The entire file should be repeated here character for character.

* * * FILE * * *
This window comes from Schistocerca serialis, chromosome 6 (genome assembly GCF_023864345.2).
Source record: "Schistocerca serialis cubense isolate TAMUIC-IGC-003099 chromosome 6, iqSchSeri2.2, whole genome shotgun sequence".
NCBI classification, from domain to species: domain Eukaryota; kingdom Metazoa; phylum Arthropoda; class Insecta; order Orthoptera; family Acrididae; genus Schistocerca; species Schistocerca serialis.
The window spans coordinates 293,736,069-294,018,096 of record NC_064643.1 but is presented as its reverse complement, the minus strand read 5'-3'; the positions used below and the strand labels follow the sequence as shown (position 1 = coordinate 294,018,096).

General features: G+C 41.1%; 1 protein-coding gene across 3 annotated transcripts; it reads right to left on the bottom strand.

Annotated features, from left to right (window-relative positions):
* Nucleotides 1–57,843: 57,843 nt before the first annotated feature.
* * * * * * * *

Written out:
This window comes from Schistocerca serialis, chromosome 6 (genome assembly GCF_023864345.2).
Source record: "Schistocerca serialis cubense isolate TAMUIC-IGC-003099 chromosome 6, iqSchSeri2.2, whole genome shotgun sequence".
NCBI classification, from domain to species: domain Eukaryota; kingdom Metazoa; phylum Arthropoda; class Insecta; order Orthoptera; family Acrididae; genus Schistocerca; species Schistocerca serialis.
The window spans coordinates 293,736,069-294,018,096 of record NC_064643.1 but is presented as its reverse complement, the minus strand read 5'-3'; the positions used below and the strand labels follow the sequence as shown (position 1 = coordinate 294,018,096).

General features: G+C 41.1%; 1 protein-coding gene across 3 annotated transcripts; it reads right to left on the bottom strand.

Annotated features, from left to right (window-relative positions):
* Nucleotides 1–57,843: 57,843 nt before the first annotated feature.